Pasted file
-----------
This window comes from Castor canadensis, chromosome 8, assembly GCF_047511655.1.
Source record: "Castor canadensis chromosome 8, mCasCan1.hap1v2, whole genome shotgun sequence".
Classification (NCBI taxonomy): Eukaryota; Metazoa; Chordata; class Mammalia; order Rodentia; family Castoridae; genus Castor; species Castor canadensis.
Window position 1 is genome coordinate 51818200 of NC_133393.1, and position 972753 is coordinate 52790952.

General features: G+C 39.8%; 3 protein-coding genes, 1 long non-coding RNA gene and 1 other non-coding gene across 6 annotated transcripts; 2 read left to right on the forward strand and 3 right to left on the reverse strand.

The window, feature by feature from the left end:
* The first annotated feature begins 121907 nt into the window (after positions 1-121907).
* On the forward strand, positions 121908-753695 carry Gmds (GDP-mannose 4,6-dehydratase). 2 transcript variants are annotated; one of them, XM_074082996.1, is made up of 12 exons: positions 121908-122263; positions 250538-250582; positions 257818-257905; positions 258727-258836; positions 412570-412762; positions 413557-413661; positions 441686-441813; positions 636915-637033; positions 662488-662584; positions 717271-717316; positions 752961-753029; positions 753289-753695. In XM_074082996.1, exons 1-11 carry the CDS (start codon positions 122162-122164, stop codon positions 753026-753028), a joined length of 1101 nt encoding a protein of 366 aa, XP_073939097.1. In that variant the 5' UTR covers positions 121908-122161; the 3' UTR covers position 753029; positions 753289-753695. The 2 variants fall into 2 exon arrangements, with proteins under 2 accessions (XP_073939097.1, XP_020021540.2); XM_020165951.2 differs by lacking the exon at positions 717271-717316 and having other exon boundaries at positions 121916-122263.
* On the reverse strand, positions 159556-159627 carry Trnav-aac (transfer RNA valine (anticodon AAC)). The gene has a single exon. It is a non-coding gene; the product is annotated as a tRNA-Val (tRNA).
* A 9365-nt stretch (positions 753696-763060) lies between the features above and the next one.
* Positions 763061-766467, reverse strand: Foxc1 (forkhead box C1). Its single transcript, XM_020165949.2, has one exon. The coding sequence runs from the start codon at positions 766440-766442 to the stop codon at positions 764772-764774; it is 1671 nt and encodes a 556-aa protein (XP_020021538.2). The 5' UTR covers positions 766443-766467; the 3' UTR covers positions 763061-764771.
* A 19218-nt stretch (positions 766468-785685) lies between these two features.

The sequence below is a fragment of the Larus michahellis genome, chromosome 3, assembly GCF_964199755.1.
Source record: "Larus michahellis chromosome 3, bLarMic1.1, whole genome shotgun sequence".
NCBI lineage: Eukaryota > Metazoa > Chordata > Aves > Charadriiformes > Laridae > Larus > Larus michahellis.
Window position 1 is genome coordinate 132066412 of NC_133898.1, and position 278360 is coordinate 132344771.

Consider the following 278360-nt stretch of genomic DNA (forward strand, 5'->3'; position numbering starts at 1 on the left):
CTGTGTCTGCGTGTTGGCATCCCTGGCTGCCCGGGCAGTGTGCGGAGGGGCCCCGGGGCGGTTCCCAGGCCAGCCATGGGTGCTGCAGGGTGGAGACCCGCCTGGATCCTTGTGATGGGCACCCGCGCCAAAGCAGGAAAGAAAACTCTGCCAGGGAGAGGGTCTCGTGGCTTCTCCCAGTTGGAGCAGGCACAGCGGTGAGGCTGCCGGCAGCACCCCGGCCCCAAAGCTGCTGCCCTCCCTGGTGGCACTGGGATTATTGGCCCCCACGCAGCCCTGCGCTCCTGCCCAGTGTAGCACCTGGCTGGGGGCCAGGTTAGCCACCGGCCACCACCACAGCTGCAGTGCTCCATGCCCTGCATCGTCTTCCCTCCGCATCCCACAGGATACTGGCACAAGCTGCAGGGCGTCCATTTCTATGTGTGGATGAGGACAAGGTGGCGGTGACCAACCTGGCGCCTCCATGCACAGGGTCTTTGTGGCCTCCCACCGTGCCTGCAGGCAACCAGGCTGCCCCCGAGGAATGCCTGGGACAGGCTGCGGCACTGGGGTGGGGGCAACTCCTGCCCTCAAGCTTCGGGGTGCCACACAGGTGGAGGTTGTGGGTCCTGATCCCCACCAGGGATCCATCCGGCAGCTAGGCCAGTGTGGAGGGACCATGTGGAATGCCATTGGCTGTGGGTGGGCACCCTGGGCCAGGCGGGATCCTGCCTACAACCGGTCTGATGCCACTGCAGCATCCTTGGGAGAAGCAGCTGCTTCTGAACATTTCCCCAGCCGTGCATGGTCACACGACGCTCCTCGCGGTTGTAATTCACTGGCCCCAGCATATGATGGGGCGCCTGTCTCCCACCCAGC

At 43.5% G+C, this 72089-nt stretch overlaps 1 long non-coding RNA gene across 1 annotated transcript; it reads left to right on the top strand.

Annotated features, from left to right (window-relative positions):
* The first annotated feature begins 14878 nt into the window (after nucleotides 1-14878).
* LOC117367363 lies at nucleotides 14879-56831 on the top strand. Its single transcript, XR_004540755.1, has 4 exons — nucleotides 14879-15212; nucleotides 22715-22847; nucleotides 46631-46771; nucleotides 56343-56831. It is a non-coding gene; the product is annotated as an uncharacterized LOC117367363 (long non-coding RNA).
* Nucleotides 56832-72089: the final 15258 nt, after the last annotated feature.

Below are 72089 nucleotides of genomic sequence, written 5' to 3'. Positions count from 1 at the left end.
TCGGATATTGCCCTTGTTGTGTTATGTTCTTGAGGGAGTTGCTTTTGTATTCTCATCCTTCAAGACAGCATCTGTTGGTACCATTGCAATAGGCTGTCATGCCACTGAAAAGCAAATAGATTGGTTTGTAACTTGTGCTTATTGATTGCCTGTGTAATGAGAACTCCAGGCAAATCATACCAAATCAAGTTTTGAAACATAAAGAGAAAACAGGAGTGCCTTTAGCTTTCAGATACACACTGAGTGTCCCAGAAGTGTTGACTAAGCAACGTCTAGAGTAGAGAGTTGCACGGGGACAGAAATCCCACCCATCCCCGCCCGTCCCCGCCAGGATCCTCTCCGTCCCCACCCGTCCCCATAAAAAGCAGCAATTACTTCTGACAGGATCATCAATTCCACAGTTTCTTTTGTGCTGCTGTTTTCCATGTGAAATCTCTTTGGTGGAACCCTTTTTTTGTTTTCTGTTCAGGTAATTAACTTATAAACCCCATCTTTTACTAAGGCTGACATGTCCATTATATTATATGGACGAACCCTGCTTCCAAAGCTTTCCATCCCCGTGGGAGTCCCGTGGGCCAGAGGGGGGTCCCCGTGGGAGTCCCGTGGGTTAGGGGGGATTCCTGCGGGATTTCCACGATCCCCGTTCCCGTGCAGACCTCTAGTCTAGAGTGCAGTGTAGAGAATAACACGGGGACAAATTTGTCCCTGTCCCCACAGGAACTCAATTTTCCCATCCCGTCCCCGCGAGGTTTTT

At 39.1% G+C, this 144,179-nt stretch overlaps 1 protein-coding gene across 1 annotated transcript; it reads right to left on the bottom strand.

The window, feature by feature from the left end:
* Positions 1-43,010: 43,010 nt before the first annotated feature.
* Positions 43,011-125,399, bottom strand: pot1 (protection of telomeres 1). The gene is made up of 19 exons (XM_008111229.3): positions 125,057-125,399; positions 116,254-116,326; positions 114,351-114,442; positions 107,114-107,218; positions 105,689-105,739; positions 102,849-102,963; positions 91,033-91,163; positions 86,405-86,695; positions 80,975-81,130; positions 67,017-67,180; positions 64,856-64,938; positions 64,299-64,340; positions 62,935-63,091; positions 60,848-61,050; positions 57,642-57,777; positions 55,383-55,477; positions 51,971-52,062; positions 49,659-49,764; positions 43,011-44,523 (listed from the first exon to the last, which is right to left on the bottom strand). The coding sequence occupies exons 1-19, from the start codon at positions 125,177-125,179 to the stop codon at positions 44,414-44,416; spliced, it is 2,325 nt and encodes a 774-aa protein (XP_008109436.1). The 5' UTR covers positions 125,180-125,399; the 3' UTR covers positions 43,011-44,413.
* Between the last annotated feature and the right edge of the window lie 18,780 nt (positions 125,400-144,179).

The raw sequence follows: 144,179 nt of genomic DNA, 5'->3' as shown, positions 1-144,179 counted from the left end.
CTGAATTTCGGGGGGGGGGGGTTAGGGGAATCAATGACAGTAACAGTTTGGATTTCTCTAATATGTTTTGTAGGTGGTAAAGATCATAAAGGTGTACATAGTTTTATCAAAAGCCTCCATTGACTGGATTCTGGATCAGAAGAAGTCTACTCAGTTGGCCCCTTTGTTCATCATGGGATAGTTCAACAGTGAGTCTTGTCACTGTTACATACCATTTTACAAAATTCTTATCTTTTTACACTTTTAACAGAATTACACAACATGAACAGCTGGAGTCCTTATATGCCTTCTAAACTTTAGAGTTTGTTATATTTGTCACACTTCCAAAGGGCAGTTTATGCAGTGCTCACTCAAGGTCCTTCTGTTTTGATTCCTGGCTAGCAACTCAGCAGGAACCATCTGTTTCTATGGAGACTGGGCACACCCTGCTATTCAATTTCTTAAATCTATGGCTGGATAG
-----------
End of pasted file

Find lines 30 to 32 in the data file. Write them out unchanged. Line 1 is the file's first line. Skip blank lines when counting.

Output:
* Between the last annotated feature and the right edge of the window lie 18,780 nt (positions 125,400-144,179).

The raw sequence follows: 144,179 nt of genomic DNA, 5'->3' as shown, positions 1-144,179 counted from the left end.
CTGAATTTCGGGGGGGGGGGGTTAGGGGAATCAATGACAGTAACAGTTTGGATTTCTCTAATATGTTTTGTAGGTGGTAAAGATCATAAAGGTGTACATAGTTTTATCAAAAGCCTCCATTGACTGGATTCTGGATCAGAAGAAGTCTACTCAGTTGGCCCCTTTGTTCATCATGGGATAGTTCAACAGTGAGTCTTGTCACTGTTACATACCATTTTACAAAATTCTTATCTTTTTACACTTTTAACAGAATTACACAACATGAACAGCTGGAGTCCTTATATGCCTTCTAAACTTTAGAGTTTGTTATATTTGTCACACTTCCAAAGGGCAGTTTATGCAGTGCTCACTCAAGGTCCTTCTGTTTTGATTCCTGGCTAGCAACTCAGCAGGAACCATCTGTTTCTATGGAGACTGGGCACACCCTGCTATTCAATTTCTTAAATCTATGGCTGGATAG